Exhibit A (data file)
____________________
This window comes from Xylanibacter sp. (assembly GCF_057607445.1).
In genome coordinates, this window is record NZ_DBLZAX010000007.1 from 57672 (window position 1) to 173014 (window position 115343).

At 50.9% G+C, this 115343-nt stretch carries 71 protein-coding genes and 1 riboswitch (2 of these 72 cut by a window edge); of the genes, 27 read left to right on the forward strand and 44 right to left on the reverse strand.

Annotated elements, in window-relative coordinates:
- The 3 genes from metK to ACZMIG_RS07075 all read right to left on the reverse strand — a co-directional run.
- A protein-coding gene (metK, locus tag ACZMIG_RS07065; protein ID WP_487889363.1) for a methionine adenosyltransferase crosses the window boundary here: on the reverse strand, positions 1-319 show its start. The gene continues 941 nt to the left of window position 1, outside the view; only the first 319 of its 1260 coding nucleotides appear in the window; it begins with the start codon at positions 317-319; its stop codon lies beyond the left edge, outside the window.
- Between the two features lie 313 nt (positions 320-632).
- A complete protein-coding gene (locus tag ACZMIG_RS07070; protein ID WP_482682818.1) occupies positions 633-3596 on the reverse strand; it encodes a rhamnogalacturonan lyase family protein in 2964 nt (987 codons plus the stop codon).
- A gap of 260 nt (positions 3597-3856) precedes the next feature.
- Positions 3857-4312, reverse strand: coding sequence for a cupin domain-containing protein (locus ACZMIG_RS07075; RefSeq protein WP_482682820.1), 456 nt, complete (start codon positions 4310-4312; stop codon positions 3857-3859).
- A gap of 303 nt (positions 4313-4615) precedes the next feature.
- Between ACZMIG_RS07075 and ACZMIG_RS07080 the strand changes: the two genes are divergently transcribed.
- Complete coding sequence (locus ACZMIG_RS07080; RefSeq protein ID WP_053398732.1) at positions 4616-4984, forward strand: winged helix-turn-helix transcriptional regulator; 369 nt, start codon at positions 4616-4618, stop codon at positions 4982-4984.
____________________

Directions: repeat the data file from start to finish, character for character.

This window comes from Xylanibacter sp. (assembly GCF_057607445.1).
In genome coordinates, this window is record NZ_DBLZAX010000007.1 from 57672 (window position 1) to 173014 (window position 115343).

At 50.9% G+C, this 115343-nt stretch carries 71 protein-coding genes and 1 riboswitch (2 of these 72 cut by a window edge); of the genes, 27 read left to right on the forward strand and 44 right to left on the reverse strand.

Annotated elements, in window-relative coordinates:
- The 3 genes from metK to ACZMIG_RS07075 all read right to left on the reverse strand — a co-directional run.
- A protein-coding gene (metK, locus tag ACZMIG_RS07065; protein ID WP_487889363.1) for a methionine adenosyltransferase crosses the window boundary here: on the reverse strand, positions 1-319 show its start. The gene continues 941 nt to the left of window position 1, outside the view; only the first 319 of its 1260 coding nucleotides appear in the window; it begins with the start codon at positions 317-319; its stop codon lies beyond the left edge, outside the window.
- Between the two features lie 313 nt (positions 320-632).
- A complete protein-coding gene (locus tag ACZMIG_RS07070; protein ID WP_482682818.1) occupies positions 633-3596 on the reverse strand; it encodes a rhamnogalacturonan lyase family protein in 2964 nt (987 codons plus the stop codon).
- A gap of 260 nt (positions 3597-3856) precedes the next feature.
- Positions 3857-4312, reverse strand: coding sequence for a cupin domain-containing protein (locus ACZMIG_RS07075; RefSeq protein WP_482682820.1), 456 nt, complete (start codon positions 4310-4312; stop codon positions 3857-3859).
- A gap of 303 nt (positions 4313-4615) precedes the next feature.
- Between ACZMIG_RS07075 and ACZMIG_RS07080 the strand changes: the two genes are divergently transcribed.
- Complete coding sequence (locus ACZMIG_RS07080; RefSeq protein ID WP_053398732.1) at positions 4616-4984, forward strand: winged helix-turn-helix transcriptional regulator; 369 nt, start codon at positions 4616-4618, stop codon at positions 4982-4984.